by Hal Opperman and Andy Stepniewski

revised by Hal Opperman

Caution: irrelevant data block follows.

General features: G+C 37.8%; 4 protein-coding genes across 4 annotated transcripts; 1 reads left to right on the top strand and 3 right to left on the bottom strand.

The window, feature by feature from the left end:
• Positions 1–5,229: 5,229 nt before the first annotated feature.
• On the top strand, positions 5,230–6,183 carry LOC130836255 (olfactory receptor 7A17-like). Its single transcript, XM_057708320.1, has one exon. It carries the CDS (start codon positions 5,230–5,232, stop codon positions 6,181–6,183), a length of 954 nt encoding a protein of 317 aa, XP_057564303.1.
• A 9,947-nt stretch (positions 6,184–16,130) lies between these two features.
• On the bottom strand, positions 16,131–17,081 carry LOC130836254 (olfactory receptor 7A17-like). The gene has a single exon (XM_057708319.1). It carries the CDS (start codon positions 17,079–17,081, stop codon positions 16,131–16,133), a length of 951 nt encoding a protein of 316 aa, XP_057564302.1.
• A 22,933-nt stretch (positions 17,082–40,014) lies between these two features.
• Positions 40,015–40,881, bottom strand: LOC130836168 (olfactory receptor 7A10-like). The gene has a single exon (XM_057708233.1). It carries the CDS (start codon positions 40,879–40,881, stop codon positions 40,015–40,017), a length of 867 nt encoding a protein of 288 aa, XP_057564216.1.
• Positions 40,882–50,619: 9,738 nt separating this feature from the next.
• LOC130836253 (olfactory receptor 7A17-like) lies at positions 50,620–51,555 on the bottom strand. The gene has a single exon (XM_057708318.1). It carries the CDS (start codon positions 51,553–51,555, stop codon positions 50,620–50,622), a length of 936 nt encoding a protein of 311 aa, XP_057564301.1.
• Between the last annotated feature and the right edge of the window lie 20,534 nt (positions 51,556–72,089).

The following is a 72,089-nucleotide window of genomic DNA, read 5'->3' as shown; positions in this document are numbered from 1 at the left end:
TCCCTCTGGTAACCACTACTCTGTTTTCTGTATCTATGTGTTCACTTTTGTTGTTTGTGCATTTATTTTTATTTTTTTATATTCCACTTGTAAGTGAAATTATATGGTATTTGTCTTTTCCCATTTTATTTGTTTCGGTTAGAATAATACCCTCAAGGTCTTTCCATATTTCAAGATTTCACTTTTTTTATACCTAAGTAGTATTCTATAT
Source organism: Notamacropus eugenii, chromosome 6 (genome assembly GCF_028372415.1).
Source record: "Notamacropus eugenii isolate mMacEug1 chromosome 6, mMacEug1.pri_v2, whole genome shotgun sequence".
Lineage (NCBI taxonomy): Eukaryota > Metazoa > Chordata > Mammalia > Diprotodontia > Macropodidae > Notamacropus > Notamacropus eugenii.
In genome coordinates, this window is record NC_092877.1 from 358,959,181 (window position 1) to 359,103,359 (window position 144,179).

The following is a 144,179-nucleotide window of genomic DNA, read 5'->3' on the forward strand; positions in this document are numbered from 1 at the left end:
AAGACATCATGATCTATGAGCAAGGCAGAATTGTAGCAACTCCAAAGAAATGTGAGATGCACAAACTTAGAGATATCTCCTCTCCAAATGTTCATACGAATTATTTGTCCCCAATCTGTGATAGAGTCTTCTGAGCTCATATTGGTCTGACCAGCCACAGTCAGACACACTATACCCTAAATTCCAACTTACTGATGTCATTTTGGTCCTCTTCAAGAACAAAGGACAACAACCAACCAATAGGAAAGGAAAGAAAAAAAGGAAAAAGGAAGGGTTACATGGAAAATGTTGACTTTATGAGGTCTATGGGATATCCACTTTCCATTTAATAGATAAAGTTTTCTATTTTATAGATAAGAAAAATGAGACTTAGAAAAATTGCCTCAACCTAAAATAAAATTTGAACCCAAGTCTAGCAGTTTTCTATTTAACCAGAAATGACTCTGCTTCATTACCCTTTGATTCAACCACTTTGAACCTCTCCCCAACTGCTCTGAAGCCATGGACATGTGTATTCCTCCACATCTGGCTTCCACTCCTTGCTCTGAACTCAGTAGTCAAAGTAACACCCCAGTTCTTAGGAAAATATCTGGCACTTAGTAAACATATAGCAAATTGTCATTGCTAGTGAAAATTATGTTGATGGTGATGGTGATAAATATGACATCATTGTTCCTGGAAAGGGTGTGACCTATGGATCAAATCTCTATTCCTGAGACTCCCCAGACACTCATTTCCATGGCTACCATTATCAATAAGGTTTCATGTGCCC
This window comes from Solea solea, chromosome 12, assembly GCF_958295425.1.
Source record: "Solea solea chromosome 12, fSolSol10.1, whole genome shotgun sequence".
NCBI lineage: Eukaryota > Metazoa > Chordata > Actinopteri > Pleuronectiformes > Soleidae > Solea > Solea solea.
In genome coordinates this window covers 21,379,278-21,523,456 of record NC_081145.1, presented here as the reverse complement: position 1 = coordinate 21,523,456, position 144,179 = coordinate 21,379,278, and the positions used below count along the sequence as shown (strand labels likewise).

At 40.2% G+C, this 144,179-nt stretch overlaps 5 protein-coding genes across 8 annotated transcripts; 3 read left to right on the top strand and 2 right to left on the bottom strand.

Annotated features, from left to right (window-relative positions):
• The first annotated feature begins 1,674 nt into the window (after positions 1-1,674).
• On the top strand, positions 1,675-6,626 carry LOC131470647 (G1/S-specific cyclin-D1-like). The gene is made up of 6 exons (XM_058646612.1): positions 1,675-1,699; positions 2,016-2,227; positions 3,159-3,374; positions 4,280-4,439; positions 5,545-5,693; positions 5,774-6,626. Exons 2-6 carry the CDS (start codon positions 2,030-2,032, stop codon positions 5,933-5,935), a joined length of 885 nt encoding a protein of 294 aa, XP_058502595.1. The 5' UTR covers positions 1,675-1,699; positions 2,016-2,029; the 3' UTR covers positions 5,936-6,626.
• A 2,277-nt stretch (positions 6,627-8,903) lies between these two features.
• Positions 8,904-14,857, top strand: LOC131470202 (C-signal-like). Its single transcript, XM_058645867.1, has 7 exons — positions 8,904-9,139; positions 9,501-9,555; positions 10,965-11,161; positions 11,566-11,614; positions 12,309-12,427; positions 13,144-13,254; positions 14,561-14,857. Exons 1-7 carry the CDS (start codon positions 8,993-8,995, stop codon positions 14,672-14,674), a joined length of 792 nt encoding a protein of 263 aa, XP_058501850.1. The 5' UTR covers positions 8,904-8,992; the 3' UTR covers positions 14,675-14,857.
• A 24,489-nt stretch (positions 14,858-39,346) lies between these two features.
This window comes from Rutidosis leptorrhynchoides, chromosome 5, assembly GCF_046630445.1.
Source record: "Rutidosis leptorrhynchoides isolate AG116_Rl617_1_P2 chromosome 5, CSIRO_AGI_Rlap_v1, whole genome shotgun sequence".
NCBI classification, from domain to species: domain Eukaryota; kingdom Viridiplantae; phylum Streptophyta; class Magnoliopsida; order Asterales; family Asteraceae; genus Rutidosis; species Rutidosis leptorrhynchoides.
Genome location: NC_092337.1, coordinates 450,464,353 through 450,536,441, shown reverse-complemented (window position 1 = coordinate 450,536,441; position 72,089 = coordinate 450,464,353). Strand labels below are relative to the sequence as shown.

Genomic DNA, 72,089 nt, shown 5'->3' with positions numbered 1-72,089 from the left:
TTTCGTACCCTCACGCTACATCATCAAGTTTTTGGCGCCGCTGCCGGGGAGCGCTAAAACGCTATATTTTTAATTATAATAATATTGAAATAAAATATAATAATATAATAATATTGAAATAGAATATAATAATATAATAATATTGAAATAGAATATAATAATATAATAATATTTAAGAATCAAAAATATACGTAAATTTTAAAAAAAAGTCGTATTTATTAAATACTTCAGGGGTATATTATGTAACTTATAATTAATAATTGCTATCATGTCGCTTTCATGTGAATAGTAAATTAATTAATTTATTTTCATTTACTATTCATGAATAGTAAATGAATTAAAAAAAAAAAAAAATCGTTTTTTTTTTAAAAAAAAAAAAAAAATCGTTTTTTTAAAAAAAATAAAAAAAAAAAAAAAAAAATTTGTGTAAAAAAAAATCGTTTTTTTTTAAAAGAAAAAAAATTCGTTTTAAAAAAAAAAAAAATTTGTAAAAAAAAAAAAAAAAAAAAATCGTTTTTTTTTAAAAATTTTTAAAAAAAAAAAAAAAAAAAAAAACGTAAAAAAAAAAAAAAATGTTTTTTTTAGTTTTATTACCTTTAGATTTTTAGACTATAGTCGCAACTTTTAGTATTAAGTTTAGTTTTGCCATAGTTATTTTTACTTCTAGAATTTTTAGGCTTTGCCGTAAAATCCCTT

Fifty miles east of Seattle on Interstate 90, Snoqualmie Pass is the most traveled and accessible crossing of the Cascades. The pass is super wet, with about 100 inches of precipitation annually, including an average of 450 inches of snow. Wet, mild conditions prevail eastward from the crest for many miles along the upper east-slope Cascades, favoring development of a once-impressive conifer forest, much of which was clearcut in the final decades of the last century. One hundred and fifty years ago, Congress granted alternate one-square-mile sections of land to the Northern Pacific Railroad in a wide corridor on each side of the proposed right-of-way. The railroad was built up the Yakima River valley from the Tri-Cities to the crest at Stampede Pass, then down the Green River drainage on the west slope, reaching its terminus at Tacoma in 1887. The checkerboard of remote, rugged timberlands remaining in railroad ownership was left largely unexploited until the 1980s, when a massive logging program was initiated. Even the Spotted Owl crisis of those years could not slow the rush to “get the cut out.” Fortunately, the sections in public ownership have been managed less aggressively, while the forests on the logged-off land-grant sections are now slowly regenerating. Under the visionary leadership of the Mountains to Sound Greenway Trust, land exchanges have consolidated ownership in public hands—largely erasing the checkerboard pattern and ensuring that areas of beauty and ecological diversity with thriving birdlife will remain even near I-90. The higher elevations to the north on both slopes of the Cascades are formally protected in the Alpine Lakes Wilderness Area.